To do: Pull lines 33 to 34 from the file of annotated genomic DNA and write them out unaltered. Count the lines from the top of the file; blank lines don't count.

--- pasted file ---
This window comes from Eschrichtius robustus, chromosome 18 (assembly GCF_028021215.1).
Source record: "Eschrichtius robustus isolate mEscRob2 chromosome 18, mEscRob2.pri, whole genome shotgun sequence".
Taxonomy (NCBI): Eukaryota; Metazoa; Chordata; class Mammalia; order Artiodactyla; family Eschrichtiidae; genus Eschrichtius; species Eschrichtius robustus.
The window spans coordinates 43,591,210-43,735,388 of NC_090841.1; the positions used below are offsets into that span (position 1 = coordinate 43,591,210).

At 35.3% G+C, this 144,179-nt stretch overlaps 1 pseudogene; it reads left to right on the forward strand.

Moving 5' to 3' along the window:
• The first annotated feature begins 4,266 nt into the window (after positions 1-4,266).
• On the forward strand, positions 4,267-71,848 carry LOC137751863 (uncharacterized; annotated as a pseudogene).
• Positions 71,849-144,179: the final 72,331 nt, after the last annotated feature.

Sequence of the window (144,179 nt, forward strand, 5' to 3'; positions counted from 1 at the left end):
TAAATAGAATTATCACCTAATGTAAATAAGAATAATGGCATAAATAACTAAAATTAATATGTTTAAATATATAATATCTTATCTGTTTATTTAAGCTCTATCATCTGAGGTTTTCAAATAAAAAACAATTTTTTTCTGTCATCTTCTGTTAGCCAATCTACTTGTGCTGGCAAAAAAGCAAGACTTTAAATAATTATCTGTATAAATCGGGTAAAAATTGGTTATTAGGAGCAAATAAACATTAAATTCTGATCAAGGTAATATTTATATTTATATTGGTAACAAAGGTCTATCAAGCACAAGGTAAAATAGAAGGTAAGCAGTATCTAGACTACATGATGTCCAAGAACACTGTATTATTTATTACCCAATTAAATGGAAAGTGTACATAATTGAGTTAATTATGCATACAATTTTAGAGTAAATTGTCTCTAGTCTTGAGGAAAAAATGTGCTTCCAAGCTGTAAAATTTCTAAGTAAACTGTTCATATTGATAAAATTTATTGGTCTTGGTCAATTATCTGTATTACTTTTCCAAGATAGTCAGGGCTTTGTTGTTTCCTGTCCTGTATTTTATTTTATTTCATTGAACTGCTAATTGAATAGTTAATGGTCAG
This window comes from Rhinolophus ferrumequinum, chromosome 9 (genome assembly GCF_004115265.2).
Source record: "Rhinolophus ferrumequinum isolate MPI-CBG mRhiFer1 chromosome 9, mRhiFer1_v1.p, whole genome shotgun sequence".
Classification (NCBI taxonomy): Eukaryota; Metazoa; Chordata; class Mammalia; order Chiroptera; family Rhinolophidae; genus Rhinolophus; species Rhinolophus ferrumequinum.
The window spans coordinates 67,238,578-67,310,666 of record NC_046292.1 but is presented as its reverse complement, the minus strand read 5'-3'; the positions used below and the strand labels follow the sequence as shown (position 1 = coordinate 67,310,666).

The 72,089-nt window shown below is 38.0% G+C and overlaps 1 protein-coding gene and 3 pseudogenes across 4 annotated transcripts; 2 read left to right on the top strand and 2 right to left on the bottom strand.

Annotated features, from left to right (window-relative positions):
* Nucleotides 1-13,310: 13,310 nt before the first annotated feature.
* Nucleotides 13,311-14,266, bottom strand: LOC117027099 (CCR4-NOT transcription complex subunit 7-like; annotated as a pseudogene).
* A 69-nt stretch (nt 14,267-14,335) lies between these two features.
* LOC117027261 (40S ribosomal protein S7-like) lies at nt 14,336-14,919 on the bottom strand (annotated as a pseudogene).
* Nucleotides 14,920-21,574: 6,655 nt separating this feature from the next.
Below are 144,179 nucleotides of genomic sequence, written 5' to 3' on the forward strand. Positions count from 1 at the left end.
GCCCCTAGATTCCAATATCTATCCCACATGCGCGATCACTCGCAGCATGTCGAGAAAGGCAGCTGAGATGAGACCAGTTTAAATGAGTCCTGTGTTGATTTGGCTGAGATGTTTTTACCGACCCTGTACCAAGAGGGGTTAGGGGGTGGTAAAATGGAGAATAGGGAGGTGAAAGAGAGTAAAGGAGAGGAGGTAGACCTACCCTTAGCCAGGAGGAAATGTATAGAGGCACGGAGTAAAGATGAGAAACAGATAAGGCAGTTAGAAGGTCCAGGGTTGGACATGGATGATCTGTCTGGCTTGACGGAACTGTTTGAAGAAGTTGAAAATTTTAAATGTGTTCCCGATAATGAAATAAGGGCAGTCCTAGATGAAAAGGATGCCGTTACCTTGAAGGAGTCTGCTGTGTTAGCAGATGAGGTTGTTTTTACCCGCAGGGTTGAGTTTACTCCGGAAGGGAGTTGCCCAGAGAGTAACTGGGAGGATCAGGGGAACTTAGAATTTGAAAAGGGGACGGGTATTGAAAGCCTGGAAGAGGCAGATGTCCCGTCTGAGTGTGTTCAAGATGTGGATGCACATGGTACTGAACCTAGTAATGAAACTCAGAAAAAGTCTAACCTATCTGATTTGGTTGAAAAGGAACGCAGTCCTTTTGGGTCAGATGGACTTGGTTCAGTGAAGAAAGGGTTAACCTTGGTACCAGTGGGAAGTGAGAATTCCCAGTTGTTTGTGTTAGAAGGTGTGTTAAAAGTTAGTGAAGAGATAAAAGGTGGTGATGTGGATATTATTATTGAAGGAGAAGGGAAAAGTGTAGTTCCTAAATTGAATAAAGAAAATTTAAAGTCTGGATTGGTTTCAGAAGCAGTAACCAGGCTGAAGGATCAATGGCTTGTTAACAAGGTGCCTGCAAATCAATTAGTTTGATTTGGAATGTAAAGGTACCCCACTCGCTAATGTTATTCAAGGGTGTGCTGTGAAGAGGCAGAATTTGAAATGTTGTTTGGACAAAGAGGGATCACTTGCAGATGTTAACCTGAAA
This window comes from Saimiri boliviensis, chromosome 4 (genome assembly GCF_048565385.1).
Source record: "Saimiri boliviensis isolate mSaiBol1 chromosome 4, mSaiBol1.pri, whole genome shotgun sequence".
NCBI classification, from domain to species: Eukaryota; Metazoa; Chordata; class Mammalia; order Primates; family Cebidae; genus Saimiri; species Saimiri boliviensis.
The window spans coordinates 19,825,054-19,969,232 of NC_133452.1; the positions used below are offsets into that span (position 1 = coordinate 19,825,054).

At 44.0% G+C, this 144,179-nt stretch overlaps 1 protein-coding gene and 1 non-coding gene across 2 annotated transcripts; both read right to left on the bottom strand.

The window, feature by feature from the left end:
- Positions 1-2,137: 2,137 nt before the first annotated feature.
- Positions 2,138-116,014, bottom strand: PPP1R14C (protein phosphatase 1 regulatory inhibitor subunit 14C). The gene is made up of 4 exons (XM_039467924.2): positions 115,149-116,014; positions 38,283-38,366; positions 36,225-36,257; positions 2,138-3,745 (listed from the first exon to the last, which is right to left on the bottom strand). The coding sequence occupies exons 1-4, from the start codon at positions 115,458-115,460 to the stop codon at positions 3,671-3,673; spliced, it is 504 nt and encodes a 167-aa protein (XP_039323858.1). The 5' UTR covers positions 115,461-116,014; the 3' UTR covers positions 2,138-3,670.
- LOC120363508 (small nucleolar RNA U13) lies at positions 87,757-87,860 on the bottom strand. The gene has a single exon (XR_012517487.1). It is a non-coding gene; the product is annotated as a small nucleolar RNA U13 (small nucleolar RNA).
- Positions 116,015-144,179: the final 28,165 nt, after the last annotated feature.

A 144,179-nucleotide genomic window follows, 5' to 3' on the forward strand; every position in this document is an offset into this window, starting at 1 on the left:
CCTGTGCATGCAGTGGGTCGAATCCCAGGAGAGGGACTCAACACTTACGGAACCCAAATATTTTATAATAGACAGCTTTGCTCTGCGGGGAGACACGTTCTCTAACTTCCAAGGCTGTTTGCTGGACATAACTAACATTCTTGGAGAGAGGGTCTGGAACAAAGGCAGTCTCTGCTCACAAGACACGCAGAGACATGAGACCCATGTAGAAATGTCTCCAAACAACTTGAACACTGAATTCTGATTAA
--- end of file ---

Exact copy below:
- LOC120363508 (small nucleolar RNA U13) lies at positions 87,757-87,860 on the bottom strand. The gene has a single exon (XR_012517487.1). It is a non-coding gene; the product is annotated as a small nucleolar RNA U13 (small nucleolar RNA).
- Positions 116,015-144,179: the final 28,165 nt, after the last annotated feature.